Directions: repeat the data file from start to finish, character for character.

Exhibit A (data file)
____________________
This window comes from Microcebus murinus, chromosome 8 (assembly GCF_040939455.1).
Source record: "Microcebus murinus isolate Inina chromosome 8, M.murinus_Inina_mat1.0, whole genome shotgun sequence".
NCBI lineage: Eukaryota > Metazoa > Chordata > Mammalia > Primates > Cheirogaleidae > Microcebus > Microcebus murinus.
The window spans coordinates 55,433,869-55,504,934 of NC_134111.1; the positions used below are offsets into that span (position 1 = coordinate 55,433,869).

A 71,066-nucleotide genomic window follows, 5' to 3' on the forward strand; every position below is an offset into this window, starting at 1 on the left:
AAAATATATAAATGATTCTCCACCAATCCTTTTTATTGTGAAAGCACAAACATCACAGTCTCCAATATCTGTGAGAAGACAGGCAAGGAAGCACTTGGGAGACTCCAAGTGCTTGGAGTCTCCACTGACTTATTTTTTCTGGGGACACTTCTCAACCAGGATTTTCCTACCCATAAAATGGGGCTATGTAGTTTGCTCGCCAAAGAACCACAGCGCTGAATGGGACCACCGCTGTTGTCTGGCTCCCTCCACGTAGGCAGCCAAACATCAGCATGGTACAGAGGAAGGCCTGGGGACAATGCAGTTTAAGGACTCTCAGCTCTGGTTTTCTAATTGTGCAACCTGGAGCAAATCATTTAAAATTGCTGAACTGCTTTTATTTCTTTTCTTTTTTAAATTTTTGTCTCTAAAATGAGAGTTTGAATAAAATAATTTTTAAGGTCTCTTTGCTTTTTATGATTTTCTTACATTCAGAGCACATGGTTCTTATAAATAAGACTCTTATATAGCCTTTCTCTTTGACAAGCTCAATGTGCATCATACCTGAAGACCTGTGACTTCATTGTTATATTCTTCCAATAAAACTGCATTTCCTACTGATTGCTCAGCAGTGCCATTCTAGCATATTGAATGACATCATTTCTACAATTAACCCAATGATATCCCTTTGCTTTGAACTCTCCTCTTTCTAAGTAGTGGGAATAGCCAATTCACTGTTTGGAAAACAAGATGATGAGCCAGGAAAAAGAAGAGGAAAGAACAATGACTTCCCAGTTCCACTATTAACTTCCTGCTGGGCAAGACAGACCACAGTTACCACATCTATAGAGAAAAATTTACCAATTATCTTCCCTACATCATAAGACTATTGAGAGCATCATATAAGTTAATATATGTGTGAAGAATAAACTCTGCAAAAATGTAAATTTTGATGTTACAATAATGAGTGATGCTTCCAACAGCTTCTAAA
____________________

This window comes from Microcebus murinus, chromosome 8 (assembly GCF_040939455.1).
Source record: "Microcebus murinus isolate Inina chromosome 8, M.murinus_Inina_mat1.0, whole genome shotgun sequence".
NCBI lineage: Eukaryota > Metazoa > Chordata > Mammalia > Primates > Cheirogaleidae > Microcebus > Microcebus murinus.
The window spans coordinates 55,433,869-55,504,934 of NC_134111.1; the positions used below are offsets into that span (position 1 = coordinate 55,433,869).

A 71,066-nucleotide genomic window follows, 5' to 3' on the forward strand; every position below is an offset into this window, starting at 1 on the left:
AAAATATATAAATGATTCTCCACCAATCCTTTTTATTGTGAAAGCACAAACATCACAGTCTCCAATATCTGTGAGAAGACAGGCAAGGAAGCACTTGGGAGACTCCAAGTGCTTGGAGTCTCCACTGACTTATTTTTTCTGGGGACACTTCTCAACCAGGATTTTCCTACCCATAAAATGGGGCTATGTAGTTTGCTCGCCAAAGAACCACAGCGCTGAATGGGACCACCGCTGTTGTCTGGCTCCCTCCACGTAGGCAGCCAAACATCAGCATGGTACAGAGGAAGGCCTGGGGACAATGCAGTTTAAGGACTCTCAGCTCTGGTTTTCTAATTGTGCAACCTGGAGCAAATCATTTAAAATTGCTGAACTGCTTTTATTTCTTTTCTTTTTTAAATTTTTGTCTCTAAAATGAGAGTTTGAATAAAATAATTTTTAAGGTCTCTTTGCTTTTTATGATTTTCTTACATTCAGAGCACATGGTTCTTATAAATAAGACTCTTATATAGCCTTTCTCTTTGACAAGCTCAATGTGCATCATACCTGAAGACCTGTGACTTCATTGTTATATTCTTCCAATAAAACTGCATTTCCTACTGATTGCTCAGCAGTGCCATTCTAGCATATTGAATGACATCATTTCTACAATTAACCCAATGATATCCCTTTGCTTTGAACTCTCCTCTTTCTAAGTAGTGGGAATAGCCAATTCACTGTTTGGAAAACAAGATGATGAGCCAGGAAAAAGAAGAGGAAAGAACAATGACTTCCCAGTTCCACTATTAACTTCCTGCTGGGCAAGACAGACCACAGTTACCACATCTATAGAGAAAAATTTACCAATTATCTTCCCTACATCATAAGACTATTGAGAGCATCATATAAGTTAATATATGTGTGAAGAATAAACTCTGCAAAAATGTAAATTTTGATGTTACAATAATGAGTGATGCTTCCAACAGCTTCTAAA